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Different types of logs in SIEM and their log formats

A security information and event management (SIEM) solution ensures a healthy security posture for an organization's network by monitoring different types of data from the network. Log data records every activity happening on the device, and applications across the network. To assess the security posture of a network, SIEM solutions must collect and analyze different types of log data.

This article elaborates the different types of log data that you should collect and analyze using a SIEM solution to ensure network security.

Types of log data

There are six different types of logs monitored by SIEM solutions:

1. Perimeter device logs

Perimeter devices monitor and regulate traffic to and from the network. Firewalls, virtual private network (VPNs), intrusion detection systems (IDSs), and intrusion prevention systems (IPSs) are some of the perimeter devices. These devices generate logs containing a large amount of data, and perimeter device logs are vital for understanding the security events occurring in the network. Log data in the syslog format helps IT admins perform security audits, troubleshoot operational issues, and better understand the traffic passing through and from the corporate network.

Why do you need to monitor a perimeter device's log data?

  • To detect malicious traffic to your network: These logs contain details about incoming traffic, IP addresses of the websites browsed by users, and unsuccessful logon attempts which helps you track down anomalous traffic behavior.
  • To detect security misconfigurations: Security misconfigurations are the most important cause for firewall breaches. A few changes to the firewall configurations can open the doors to malicious network traffic. Monitoring firewall logs helps you detect unauthorized security configuration changes.
  • To detect attacks: Analyzing firewall logs helps you detect patterns in network activity. For example, when the server receives, within a short time, a large number of SYN packets to connect the client to a server, this might indicate a distributed denial-of-service (DDoS) attack.

Dissecting a typical perimeter device (firewall) log data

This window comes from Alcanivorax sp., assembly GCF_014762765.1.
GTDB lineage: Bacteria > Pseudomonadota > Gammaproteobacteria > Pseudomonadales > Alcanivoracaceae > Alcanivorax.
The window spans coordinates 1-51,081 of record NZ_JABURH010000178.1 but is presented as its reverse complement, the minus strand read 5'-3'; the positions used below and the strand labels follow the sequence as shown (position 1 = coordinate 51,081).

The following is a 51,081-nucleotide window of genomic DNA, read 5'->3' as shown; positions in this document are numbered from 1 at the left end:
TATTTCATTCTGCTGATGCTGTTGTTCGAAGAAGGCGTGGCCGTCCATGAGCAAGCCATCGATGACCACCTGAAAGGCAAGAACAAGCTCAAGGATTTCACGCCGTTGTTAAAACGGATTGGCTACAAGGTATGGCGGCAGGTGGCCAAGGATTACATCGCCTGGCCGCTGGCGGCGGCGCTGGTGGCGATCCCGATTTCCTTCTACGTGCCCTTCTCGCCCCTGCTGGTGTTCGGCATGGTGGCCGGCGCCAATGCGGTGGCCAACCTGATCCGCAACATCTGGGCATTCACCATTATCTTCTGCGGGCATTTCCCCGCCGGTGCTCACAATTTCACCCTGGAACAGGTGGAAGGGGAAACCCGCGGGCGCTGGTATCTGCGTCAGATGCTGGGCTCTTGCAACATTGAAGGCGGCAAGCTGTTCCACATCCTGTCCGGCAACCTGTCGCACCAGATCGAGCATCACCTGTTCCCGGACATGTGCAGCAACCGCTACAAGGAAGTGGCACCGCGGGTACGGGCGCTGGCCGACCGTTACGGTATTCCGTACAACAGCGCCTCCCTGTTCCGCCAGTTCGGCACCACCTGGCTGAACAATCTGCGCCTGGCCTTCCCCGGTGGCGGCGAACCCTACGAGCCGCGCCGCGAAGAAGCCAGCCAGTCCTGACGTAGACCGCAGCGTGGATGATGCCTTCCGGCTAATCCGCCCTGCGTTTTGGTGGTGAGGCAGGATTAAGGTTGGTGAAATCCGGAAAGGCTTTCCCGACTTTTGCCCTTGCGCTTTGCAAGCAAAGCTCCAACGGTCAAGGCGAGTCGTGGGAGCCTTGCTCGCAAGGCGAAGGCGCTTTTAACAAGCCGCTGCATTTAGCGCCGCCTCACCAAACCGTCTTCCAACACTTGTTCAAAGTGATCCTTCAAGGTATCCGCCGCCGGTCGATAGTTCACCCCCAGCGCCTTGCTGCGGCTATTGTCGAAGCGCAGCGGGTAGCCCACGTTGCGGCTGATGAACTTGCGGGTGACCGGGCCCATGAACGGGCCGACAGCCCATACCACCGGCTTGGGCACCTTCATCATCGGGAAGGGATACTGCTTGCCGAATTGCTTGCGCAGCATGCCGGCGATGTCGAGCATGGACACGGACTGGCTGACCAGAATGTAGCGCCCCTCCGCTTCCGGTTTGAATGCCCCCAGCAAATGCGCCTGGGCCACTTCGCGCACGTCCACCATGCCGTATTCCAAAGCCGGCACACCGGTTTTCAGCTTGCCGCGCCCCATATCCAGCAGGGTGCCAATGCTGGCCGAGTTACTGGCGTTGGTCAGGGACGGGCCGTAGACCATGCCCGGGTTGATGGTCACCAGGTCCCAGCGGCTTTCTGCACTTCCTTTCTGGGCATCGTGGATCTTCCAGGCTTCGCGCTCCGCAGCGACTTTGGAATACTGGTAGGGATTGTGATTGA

2015-07-06 11:35:26 ALLOW TCP 63064 135 0 - 0 0 0 - - - SEND

The log entry above specifies the time stamp of the event, followed by the action. In this instance, it indicates the day and time the firewall allowed traffic. It also contains information about the protocol used, as well as the IP addresses and port numbers of the source and destination. From log data like this, you can detect attempts to connect to ports that you do not use, indicating that the traffic is malicious.

2. Windows event logs

Windows event logs are a record of everything that happens on a Windows system. This log data is further classified into:

  • Windows application logs: These are events logged by the applications in the Windows operating system. For example, an error forcing the application to close is recorded in this application log.
  • Security logs: These are any events that may affect the security of the system. It includes failed login attempts and file deletion instances.
  • System logs: It contains events that are logged by the operating system. The logs indicate if processes and drivers were loaded successfully.
  • Directory service logs: It contains events logged by the Active Directory (AD) service. It records AD operations such as authentication and modification of privileges. These logs are available only for domain controllers.
  • DNS server logs: These are logs from domain name system (DNS) servers with information such as client IP addresses, the domain queried, and the record requested. It is available only for DNS servers.
  • File replication service logs: It contains events of domain controller replication. It is available only for domain controllers.

Why do you need to monitor Windows event logs?

  • To ensure server security: Most critical servers, such as file servers, and AD domain controllers, run on the Windows platform. It is essential to monitor this log data to understand what is happening to your critical resources.
  • Windows workstation security: Event logs provide valuable insights into the functioning of a workstation. By monitoring Windows event logs generated from a device, user activities can be monitored for anomalous behavior which can help detect attacks in the early stages. In case of an attack, the logs can help reconstruct the user's activities for forensic purposes.
  • To monitor hardware components: An analysis of Windows event logs helps diagnose problems with malfunctioning hardware components of a workstation by indicating the cause for malfunction.

Dissecting a typical Windows event log

Warning 4/28/2020 12:32:47 PM WLAN-AutoConfig 4003 None

Windows classifies every event based on its severity as Warning, Information, Critical, and Error. The security level in this case is Warning. The log entry above is from the WLAN AutoConfig service, which is a connection management utility enabling users to connect to a wireless local area network (WLAN) dynamically. The next segment indicates the date and time the event took place. The log specifies that WLAN AutoConfig detected limited network connectivity, and is attempting automatic recovery. Using this log, a SIEM solution can check for similar logs on other devices at the time stamp referenced in this log, to resolve the network connectivity issue.

3. Endpoint logs

Endpoints are devices that are connected across the network and communicate with other devices across servers. Some examples include desktops, laptops, smartphones, and printers. With organizations increasingly adopting remote work, endpoints create points of entry to the network that could be exploited by malicious actors.

Why do you need to monitor endpoint logs?

  • To monitor activities on removable disk drives: Removable disk drives are often vulnerable to malware installations and data exfiltration attempts. By monitoring endpoint logs, these attempts can be detected.